Looking back at the fall campaign, it's yet another cycle in which the Republican political brain trust sidestepped the issue of America's growing concern for indecency oozing out of almost every perfumed pore of Hollywood. This time, it may have been the fatal mistake.
The number one issue of importance coming out of the '04 elections was "moral values," thus presenting the GOP with the opportunity to pounce on the indecency issue during the '06 campaign. I visited with one Republican incumbent running for re-election and suggested that this would be an ideal theme for his campaign. He responded that in all his years in the Senate, he'd never received as much constituency mail as what landed in his mailbox, his email and his voicemail following the Janet Jackson Super Bowl striptease. But he also left me with the clear impression, validated later by his campaign performance, that he'd do nothing on this front.
Republican strategists pull muscles just thinking about Dan Quayle scorning the "Murphy Brown" single-mom plot in 1992.
Here and there were exceptions. In TV ads in Pennsylvania, family-values stalwart Sen. Rick Santorum told voters, "I'm even working with Hillary Clinton to limit inappropriate material in children's video games, because it makes more sense to wrestle with America's problems than with each other." I'm sure a few other candidates had throwaway lines in their stump speeches. But there was nothing of substance, nothing serious coming out of this crowd.
And it was a lost opportunity in another way. The biggest rap against the GOP from its conservative base has been its do-nothing approach to governance, yet on the issue of decency the Republicans could point to a smashing legislative accomplishment. Still, no one could seem to locate the fact that on June 15, President Bush signed the Broadcast Decency Enforcement Act, which increased tenfold the potential of FCC fines to those who continue to violate the public trust by pouring garbage on the public airwaves. The House version of the bill passed in June by a 379-35 margin, and the Senate passed it by unanimous consent -- no roll call vote. It was a smashing success, exactly in line with the sentiments of the vast majority of Americans.
So why the campaign silence? Maybe it's because, as with so many other "values" issues, the Republican leadership was never enthusiastic. It's important to note that it took the Republicans in the Senate two and a half years after the Janet Jackson breast-baring to pass their version of the bill -- and they did so only after massive constituency pressure.
And there's the rub. The problem is that lawmakers in Washington, D.C., face two constituencies with wildly differing levels of enthusiasm.
On the outside are the American people. Across the ideological spectrum, they are fed up with Hollywood's assault on their values, using the public airwaves they own. On the inside are the lobbyists for the entertainment industry giants, plying members of Congress with satchels of campaign cash and demanding only ... inaction. Which has a greater effect in politics today?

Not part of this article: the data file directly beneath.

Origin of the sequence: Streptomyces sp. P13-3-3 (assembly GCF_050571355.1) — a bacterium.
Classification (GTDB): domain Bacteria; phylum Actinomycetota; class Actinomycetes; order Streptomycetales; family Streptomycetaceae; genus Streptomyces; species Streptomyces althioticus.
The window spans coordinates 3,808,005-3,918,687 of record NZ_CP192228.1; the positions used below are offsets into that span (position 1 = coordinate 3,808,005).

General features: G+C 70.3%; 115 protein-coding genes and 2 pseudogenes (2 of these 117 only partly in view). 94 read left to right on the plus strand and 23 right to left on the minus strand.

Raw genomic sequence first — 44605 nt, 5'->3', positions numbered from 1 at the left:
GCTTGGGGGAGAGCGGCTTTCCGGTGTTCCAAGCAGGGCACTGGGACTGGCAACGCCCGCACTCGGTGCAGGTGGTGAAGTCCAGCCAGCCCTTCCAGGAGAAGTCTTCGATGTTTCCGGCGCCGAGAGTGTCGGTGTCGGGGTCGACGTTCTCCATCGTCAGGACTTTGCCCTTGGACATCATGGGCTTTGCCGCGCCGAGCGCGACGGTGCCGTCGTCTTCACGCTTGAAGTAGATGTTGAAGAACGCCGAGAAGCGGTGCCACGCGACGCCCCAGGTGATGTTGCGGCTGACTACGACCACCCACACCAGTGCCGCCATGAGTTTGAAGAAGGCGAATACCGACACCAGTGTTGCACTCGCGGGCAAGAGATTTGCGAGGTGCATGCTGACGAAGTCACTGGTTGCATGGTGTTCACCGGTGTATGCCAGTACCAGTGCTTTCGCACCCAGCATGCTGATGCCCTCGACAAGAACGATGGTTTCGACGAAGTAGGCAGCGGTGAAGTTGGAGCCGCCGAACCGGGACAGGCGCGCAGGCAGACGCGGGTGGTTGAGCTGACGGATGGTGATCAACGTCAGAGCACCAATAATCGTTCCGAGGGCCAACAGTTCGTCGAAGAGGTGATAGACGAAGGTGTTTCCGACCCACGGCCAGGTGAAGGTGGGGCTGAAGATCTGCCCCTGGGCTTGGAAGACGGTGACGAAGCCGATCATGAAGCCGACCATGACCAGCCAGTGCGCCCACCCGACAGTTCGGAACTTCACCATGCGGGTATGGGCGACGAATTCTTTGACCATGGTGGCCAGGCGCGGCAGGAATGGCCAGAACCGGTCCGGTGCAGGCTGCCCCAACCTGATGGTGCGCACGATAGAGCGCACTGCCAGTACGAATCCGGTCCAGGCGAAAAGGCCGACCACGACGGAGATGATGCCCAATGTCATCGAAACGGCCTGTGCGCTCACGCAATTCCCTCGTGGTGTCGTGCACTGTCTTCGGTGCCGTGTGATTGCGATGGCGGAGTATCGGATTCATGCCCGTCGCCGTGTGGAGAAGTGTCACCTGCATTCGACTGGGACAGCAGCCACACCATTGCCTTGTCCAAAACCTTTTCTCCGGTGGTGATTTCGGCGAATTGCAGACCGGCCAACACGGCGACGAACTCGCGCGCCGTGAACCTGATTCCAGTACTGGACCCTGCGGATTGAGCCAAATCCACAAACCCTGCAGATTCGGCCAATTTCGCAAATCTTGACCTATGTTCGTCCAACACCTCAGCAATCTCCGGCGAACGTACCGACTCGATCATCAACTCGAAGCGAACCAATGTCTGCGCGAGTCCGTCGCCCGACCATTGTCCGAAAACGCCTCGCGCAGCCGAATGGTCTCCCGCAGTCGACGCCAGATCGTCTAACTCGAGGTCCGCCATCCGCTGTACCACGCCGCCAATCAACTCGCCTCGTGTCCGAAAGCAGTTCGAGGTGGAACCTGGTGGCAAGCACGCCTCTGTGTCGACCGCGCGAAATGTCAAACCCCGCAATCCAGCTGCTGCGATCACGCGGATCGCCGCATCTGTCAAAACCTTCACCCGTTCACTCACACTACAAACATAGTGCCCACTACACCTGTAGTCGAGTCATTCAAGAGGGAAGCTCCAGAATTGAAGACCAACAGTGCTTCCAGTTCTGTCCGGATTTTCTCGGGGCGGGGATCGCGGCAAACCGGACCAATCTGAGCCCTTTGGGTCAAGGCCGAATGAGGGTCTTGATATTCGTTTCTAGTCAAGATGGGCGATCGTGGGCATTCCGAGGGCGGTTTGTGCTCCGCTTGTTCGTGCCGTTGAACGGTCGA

Take the idea of cable choice, which would allow viewers to choose their cable channels a la carte and, more importantly, not have to pay for networks they don't watch or, more emphatically, find personally offensive. It's a slam-duck idea, one conservatives and liberals, Republicans and Democrats alike, could endorse.
In June, Sen. John McCain offered an amendment to a Senate telecommunications bill that would have offered regulatory incentives to cable operators to offer cable choice to their subscribers. But it was defeated in committee by a vote of 20 to 2. Conservatives and liberals, Republicans and Democrats alike -- they all fled. Only Sen. Olympia Snowe joined McCain in support.
One big reason? Common Cause reports that between 1991 and 2006, major cable industry interests and their trade groups spent more than $105 million on campaign contributions to federal candidates and on lobbying in Washington. Since 2003, major cable companies have ramped up "government affairs" spending and donating to keep Congress and regulatory agencies from asking tough questions about cable mergers and cable price increases, and to suffocate cable choice in the crib.
Will a strengthened Democratic presence in Washington prove to be any different in the indecency debate? In the Senate particularly, there are members of that party -- Joe Lieberman, Jay Rockefeller, Byron Dorgan, Mark Pryor, Blanche Lambert Lincoln and Clinton come to mind -- with proven records. A move in this direction could bring waves of conservative Democrats, once disaffected with their party, and now disdainful of their adopted GOP, back into the fold.
But would these Democratic leaders be willing to buck the lobbyists as well as their Hollywood benefactors? What of the Republicans? Will time in the wilderness allow them to rediscover their roots? It's a wide-open question, with a wide-open field, and a continuing political opportunity. Time will tell who grabs it.